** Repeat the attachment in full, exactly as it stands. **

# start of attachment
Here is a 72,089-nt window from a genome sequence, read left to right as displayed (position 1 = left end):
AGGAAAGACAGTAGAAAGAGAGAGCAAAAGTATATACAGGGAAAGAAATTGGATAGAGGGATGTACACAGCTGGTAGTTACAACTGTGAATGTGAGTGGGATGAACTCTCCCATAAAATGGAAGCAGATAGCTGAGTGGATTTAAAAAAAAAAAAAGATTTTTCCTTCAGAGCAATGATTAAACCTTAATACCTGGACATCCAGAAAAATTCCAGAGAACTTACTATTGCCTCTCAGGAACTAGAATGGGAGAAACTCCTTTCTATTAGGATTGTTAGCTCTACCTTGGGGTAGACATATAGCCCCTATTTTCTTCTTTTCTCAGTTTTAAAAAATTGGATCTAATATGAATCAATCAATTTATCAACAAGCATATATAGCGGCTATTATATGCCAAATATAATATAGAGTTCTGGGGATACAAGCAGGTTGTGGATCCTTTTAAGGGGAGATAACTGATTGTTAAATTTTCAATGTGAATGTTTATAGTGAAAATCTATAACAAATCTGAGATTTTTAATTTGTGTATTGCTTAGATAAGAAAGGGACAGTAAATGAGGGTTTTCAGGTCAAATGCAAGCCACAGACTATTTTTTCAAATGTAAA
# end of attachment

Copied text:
Here is a 72,089-nt window from a genome sequence, read left to right as displayed (position 1 = left end):
AGGAAAGACAGTAGAAAGAGAGAGCAAAAGTATATACAGGGAAAGAAATTGGATAGAGGGATGTACACAGCTGGTAGTTACAACTGTGAATGTGAGTGGGATGAACTCTCCCATAAAATGGAAGCAGATAGCTGAGTGGATTTAAAAAAAAAAAAAGATTTTTCCTTCAGAGCAATGATTAAACCTTAATACCTGGACATCCAGAAAAATTCCAGAGAACTTACTATTGCCTCTCAGGAACTAGAATGGGAGAAACTCCTTTCTATTAGGATTGTTAGCTCTACCTTGGGGTAGACATATAGCCCCTATTTTCTTCTTTTCTCAGTTTTAAAAAATTGGATCTAATATGAATCAATCAATTTATCAACAAGCATATATAGCGGCTATTATATGCCAAATATAATATAGAGTTCTGGGGATACAAGCAGGTTGTGGATCCTTTTAAGGGGAGATAACTGATTGTTAAATTTTCAATGTGAATGTTTATAGTGAAAATCTATAACAAATCTGAGATTTTTAATTTGTGTATTGCTTAGATAAGAAAGGGACAGTAAATGAGGGTTTTCAGGTCAAATGCAAGCCACAGACTATTTTTTCAAATGTAAA